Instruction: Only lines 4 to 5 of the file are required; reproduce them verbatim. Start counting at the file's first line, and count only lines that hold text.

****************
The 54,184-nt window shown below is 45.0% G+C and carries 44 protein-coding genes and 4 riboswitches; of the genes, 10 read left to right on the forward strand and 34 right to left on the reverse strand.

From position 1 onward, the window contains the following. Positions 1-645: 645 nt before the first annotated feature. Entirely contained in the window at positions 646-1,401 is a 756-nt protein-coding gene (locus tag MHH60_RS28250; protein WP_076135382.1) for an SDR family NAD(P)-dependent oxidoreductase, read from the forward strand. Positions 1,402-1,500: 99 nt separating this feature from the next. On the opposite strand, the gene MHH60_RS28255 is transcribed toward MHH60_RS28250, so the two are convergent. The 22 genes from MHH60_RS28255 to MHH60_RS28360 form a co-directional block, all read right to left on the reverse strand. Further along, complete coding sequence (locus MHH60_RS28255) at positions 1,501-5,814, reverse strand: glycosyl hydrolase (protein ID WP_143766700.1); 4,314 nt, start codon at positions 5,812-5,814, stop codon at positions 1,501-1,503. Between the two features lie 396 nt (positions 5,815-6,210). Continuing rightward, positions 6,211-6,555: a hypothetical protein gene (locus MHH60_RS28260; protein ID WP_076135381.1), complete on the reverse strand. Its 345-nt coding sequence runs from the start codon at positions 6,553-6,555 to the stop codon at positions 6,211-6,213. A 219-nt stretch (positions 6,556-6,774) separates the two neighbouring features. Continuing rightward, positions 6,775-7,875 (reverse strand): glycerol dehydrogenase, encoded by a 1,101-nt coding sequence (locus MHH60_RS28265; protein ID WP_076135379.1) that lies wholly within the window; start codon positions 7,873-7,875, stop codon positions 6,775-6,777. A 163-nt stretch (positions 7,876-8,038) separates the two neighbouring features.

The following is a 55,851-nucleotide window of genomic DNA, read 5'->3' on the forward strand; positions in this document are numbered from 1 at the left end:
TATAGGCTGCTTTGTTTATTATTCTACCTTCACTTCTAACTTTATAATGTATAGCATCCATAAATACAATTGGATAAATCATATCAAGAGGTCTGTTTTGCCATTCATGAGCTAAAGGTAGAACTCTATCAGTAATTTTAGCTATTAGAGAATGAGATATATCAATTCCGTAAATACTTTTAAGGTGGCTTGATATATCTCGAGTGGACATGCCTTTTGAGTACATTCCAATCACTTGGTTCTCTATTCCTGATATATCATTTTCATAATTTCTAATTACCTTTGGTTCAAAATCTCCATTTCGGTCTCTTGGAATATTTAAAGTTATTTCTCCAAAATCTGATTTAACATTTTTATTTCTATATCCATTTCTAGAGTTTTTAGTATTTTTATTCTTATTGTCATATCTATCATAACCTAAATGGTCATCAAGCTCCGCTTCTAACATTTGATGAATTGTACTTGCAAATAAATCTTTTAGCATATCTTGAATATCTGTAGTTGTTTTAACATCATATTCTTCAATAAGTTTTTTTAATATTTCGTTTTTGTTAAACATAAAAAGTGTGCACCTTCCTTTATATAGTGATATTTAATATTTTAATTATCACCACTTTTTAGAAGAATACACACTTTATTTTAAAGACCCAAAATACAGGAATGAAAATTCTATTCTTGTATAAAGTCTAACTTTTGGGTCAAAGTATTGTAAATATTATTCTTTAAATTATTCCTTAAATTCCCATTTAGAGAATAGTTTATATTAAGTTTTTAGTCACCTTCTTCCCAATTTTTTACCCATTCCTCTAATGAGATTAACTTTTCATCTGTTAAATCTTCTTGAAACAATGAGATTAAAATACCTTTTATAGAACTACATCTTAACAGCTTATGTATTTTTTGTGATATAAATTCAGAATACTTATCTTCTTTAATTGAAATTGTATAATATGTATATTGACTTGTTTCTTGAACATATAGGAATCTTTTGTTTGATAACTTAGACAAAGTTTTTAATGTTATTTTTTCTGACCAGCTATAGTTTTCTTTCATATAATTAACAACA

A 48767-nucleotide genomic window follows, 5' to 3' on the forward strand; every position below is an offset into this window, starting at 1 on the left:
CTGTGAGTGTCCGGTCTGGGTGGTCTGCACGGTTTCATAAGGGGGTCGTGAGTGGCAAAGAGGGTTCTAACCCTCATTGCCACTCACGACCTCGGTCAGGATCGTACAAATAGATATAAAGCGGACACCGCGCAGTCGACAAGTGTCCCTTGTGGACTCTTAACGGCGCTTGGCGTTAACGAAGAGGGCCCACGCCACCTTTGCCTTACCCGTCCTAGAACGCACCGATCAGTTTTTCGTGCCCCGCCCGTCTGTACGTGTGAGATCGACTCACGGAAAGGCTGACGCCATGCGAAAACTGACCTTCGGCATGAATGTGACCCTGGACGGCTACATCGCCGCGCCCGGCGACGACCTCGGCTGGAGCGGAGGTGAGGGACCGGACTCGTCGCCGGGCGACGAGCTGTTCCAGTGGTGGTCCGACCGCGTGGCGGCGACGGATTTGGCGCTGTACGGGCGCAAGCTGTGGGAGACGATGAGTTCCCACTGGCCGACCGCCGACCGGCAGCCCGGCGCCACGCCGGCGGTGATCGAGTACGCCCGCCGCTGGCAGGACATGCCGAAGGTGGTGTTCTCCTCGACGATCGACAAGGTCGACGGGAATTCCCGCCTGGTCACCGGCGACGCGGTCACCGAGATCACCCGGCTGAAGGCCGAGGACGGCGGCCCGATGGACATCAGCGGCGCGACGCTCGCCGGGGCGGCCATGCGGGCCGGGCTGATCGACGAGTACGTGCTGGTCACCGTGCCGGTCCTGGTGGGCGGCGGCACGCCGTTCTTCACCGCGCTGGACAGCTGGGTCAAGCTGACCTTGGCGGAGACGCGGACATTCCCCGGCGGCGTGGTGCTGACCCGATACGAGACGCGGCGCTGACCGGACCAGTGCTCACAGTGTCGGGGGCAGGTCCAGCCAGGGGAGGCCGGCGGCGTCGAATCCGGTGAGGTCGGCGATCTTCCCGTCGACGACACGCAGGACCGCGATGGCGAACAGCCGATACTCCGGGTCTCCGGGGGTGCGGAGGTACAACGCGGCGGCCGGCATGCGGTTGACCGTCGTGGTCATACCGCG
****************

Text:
TATAGGCTGCTTTGTTTATTATTCTACCTTCACTTCTAACTTTATAATGTATAGCATCCATAAATACAATTGGATAAATCATATCAAGAGGTCTGTTTTGCCATTCATGAGCTAAAGGTAGAACTCTATCAGTAATTTTAGCTATTAGAGAATGAGATATATCAATTCCGTAAATACTTTTAAGGTGGCTTGATATATCTCGAGTGGACATGCCTTTTGAGTACATTCCAATCACTTGGTTCTCTATTCCTGATATATCATTTTCATAATTTCTAATTACCTTTGGTTCAAAATCTCCATTTCGGTCTCTTGGAATATTTAAAGTTATTTCTCCAAAATCTGATTTAACATTTTTATTTCTATATCCATTTCTAGAGTTTTTAGTATTTTTATTCTTATTGTCATATCTATCATAACCTAAATGGTCATCAAGCTCCGCTTCTAACATTTGATGAATTGTACTTGCAAATAAATCTTTTAGCATATCTTGAATATCTGTAGTTGTTTTAACATCATATTCTTCAATAAGTTTTTTTAATATTTCGTTTTTGTTAAACATAAAAAGTGTGCACCTTCCTTTATATAGTGATATTTAATATTTTAATTATCACCACTTTTTAGAAGAATACACACTTTATTTTAAAGACCCAAAATACAGGAATGAAAATTCTATTCTTGTATAAAGTCTAACTTTTGGGTCAAAGTATTGTAAATATTATTCTTTAAATTATTCCTTAAATTCCCATTTAGAGAATAGTTTATATTAAGTTTTTAGTCACCTTCTTCCCAATTTTTTACCCATTCCTCTAATGAGATTAACTTTTCATCTGTTAAATCTTCTTGAAACAATGAGATTAAAATACCTTTTATAGAACTACATCTTAACAGCTTATGTATTTTTTGTGATATAAATTCAGAATACTTATCTTCTTTAATTGAAATTGTATAATATGTATATTGACTTGTTTCTTGAACATATAGGAATCTTTTGTTTGATAACTTAGACAAAGTTTTTAATGTTATTTTTTCTGACCAGCTATAGTTTTCTTTCATATAATTAACAACA

A 48767-nucleotide genomic window follows, 5' to 3' on the forward strand; every position below is an offset into this window, starting at 1 on the left: